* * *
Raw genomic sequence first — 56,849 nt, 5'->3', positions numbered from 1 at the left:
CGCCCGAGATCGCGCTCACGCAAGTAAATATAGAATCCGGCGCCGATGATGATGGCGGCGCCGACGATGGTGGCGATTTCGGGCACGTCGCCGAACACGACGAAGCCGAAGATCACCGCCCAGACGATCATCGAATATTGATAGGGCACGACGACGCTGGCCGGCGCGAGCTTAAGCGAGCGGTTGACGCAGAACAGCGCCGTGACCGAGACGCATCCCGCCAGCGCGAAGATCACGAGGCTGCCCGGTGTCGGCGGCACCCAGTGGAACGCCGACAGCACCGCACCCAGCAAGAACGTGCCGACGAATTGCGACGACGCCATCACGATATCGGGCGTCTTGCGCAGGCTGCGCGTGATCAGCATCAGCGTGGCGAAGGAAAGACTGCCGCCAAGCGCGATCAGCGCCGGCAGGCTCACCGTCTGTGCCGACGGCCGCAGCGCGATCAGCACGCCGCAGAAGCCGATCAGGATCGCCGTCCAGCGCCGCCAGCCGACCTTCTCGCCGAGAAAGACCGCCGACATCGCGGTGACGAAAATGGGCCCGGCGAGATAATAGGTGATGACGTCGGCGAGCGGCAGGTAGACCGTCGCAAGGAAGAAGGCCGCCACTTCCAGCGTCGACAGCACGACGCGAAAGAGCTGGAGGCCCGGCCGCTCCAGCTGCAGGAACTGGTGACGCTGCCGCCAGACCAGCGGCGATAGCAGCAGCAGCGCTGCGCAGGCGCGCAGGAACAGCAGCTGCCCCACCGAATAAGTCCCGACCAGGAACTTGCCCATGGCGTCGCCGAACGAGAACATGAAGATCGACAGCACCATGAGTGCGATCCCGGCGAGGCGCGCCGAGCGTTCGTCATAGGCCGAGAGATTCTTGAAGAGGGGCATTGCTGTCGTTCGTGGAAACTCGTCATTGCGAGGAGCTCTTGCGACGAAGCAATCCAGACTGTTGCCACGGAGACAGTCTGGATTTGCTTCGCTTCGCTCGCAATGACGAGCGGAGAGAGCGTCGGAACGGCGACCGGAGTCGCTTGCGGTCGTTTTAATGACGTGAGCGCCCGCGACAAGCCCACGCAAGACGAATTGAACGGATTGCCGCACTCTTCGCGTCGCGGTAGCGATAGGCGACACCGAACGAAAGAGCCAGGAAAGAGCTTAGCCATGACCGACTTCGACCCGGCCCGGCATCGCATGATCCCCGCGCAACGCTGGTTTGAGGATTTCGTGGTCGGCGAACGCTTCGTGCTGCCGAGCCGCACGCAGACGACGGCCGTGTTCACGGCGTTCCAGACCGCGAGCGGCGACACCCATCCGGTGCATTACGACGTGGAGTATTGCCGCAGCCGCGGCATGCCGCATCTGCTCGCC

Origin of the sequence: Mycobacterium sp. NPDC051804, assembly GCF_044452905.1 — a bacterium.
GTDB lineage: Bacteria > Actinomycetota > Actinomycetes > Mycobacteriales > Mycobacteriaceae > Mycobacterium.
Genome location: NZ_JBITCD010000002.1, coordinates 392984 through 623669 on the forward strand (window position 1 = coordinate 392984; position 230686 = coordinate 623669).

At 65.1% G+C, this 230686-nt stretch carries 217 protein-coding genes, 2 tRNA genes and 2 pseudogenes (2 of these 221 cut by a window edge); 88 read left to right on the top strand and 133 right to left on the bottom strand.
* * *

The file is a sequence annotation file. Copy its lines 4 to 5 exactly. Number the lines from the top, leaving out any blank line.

GTDB lineage: Bacteria > Actinomycetota > Actinomycetes > Mycobacteriales > Mycobacteriaceae > Mycobacterium.
Genome location: NZ_JBITCD010000002.1, coordinates 392984 through 623669 on the forward strand (window position 1 = coordinate 392984; position 230686 = coordinate 623669).